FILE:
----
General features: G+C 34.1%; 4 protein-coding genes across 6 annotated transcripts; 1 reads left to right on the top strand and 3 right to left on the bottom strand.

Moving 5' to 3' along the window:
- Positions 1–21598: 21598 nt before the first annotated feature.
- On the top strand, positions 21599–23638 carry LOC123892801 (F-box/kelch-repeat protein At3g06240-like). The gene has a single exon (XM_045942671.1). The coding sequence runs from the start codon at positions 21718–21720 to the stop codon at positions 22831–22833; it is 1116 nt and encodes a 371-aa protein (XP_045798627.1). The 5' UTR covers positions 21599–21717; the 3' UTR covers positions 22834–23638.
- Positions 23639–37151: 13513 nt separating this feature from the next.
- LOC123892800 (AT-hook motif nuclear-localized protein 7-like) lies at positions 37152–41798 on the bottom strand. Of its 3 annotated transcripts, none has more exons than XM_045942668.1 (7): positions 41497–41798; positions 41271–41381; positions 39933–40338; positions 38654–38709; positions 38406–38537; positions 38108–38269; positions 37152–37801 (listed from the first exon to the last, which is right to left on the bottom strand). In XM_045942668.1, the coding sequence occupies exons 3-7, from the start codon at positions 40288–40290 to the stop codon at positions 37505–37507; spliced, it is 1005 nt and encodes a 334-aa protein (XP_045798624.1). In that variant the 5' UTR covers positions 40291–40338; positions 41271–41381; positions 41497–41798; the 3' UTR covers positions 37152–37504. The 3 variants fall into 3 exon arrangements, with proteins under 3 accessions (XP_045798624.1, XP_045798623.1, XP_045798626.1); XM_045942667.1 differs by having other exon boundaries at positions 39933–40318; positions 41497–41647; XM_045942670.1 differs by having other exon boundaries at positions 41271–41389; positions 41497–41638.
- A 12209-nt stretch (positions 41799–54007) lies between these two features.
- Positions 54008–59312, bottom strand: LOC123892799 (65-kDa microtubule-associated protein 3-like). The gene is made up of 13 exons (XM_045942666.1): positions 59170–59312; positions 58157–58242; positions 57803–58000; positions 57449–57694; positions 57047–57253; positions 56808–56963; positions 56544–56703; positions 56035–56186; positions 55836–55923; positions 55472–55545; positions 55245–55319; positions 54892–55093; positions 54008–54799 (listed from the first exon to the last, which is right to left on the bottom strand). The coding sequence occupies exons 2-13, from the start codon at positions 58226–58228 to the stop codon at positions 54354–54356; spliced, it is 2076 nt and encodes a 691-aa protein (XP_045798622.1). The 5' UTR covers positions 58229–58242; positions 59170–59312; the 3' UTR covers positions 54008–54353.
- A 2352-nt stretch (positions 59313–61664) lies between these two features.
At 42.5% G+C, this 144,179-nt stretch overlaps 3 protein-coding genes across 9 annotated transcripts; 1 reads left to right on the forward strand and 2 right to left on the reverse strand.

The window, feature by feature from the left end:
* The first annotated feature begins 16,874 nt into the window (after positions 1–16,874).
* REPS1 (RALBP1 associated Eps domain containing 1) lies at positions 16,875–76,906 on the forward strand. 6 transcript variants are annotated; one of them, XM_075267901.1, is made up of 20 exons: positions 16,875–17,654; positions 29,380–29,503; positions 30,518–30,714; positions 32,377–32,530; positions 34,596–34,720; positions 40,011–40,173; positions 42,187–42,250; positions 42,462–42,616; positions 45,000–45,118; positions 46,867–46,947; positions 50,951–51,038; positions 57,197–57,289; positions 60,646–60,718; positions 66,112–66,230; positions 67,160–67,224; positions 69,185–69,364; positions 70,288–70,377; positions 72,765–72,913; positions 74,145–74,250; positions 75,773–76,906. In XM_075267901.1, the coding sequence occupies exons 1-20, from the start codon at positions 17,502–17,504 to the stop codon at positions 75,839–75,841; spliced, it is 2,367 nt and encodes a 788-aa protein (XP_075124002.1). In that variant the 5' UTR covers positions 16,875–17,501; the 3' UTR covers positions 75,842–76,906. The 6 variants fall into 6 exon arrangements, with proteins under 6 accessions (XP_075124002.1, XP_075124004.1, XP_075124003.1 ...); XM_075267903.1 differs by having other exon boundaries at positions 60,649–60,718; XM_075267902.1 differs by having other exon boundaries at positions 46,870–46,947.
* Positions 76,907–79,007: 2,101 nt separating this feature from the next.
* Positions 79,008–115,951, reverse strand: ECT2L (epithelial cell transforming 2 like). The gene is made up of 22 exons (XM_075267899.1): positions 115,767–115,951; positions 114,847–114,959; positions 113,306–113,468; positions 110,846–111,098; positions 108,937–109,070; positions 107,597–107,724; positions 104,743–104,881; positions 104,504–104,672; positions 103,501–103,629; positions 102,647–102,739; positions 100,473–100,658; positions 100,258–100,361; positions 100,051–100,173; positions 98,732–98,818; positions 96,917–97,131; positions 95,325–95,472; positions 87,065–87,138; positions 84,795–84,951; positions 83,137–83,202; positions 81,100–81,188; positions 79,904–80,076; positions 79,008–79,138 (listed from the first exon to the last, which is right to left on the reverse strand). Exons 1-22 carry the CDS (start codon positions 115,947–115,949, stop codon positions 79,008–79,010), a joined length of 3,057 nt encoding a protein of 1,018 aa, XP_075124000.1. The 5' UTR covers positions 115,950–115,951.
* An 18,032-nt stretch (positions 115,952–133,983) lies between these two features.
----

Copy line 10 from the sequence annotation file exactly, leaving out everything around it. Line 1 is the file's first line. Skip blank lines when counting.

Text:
At 42.5% G+C, this 144,179-nt stretch overlaps 3 protein-coding genes across 9 annotated transcripts; 1 reads left to right on the forward strand and 2 right to left on the reverse strand.